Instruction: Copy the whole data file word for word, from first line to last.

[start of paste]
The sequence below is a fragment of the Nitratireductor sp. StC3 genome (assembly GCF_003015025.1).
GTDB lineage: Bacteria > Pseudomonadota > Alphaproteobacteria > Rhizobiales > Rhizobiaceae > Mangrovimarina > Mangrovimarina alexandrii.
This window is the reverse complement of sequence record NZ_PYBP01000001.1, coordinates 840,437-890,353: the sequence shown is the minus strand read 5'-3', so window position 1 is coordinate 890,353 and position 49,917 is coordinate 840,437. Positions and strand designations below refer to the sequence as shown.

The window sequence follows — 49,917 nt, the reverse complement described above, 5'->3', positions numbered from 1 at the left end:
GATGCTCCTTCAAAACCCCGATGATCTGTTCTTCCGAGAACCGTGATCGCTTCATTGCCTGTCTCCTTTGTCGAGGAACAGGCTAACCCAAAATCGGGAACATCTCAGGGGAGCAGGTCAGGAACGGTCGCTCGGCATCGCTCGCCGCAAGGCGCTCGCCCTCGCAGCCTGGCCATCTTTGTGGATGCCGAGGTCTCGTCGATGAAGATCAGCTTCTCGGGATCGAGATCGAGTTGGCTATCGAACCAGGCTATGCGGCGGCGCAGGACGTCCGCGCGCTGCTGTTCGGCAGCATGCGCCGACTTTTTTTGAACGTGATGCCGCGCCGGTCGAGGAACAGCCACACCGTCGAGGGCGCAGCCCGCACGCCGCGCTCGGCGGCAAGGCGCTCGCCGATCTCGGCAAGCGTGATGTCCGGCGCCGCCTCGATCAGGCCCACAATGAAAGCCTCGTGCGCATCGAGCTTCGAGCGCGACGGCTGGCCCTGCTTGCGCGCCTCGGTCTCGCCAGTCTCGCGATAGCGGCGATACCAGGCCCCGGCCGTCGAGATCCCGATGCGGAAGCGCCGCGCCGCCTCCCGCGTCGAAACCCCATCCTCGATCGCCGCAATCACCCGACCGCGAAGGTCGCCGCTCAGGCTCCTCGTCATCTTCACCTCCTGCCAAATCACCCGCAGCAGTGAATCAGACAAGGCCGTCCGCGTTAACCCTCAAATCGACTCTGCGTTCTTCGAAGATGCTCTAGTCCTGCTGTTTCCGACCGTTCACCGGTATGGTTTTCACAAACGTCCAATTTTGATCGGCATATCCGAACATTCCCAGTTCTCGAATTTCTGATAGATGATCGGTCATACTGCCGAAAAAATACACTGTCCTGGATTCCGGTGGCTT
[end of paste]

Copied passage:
The sequence below is a fragment of the Nitratireductor sp. StC3 genome (assembly GCF_003015025.1).
GTDB lineage: Bacteria > Pseudomonadota > Alphaproteobacteria > Rhizobiales > Rhizobiaceae > Mangrovimarina > Mangrovimarina alexandrii.
This window is the reverse complement of sequence record NZ_PYBP01000001.1, coordinates 840,437-890,353: the sequence shown is the minus strand read 5'-3', so window position 1 is coordinate 890,353 and position 49,917 is coordinate 840,437. Positions and strand designations below refer to the sequence as shown.

The window sequence follows — 49,917 nt, the reverse complement described above, 5'->3', positions numbered from 1 at the left end:
GATGCTCCTTCAAAACCCCGATGATCTGTTCTTCCGAGAACCGTGATCGCTTCATTGCCTGTCTCCTTTGTCGAGGAACAGGCTAACCCAAAATCGGGAACATCTCAGGGGAGCAGGTCAGGAACGGTCGCTCGGCATCGCTCGCCGCAAGGCGCTCGCCCTCGCAGCCTGGCCATCTTTGTGGATGCCGAGGTCTCGTCGATGAAGATCAGCTTCTCGGGATCGAGATCGAGTTGGCTATCGAACCAGGCTATGCGGCGGCGCAGGACGTCCGCGCGCTGCTGTTCGGCAGCATGCGCCGACTTTTTTTGAACGTGATGCCGCGCCGGTCGAGGAACAGCCACACCGTCGAGGGCGCAGCCCGCACGCCGCGCTCGGCGGCAAGGCGCTCGCCGATCTCGGCAAGCGTGATGTCCGGCGCCGCCTCGATCAGGCCCACAATGAAAGCCTCGTGCGCATCGAGCTTCGAGCGCGACGGCTGGCCCTGCTTGCGCGCCTCGGTCTCGCCAGTCTCGCGATAGCGGCGATACCAGGCCCCGGCCGTCGAGATCCCGATGCGGAAGCGCCGCGCCGCCTCCCGCGTCGAAACCCCATCCTCGATCGCCGCAATCACCCGACCGCGAAGGTCGCCGCTCAGGCTCCTCGTCATCTTCACCTCCTGCCAAATCACCCGCAGCAGTGAATCAGACAAGGCCGTCCGCGTTAACCCTCAAATCGACTCTGCGTTCTTCGAAGATGCTCTAGTCCTGCTGTTTCCGACCGTTCACCGGTATGGTTTTCACAAACGTCCAATTTTGATCGGCATATCCGAACATTCCCAGTTCTCGAATTTCTGATAGATGATCGGTCATACTGCCGAAAAAATACACTGTCCTGGATTCCGGTGGCTT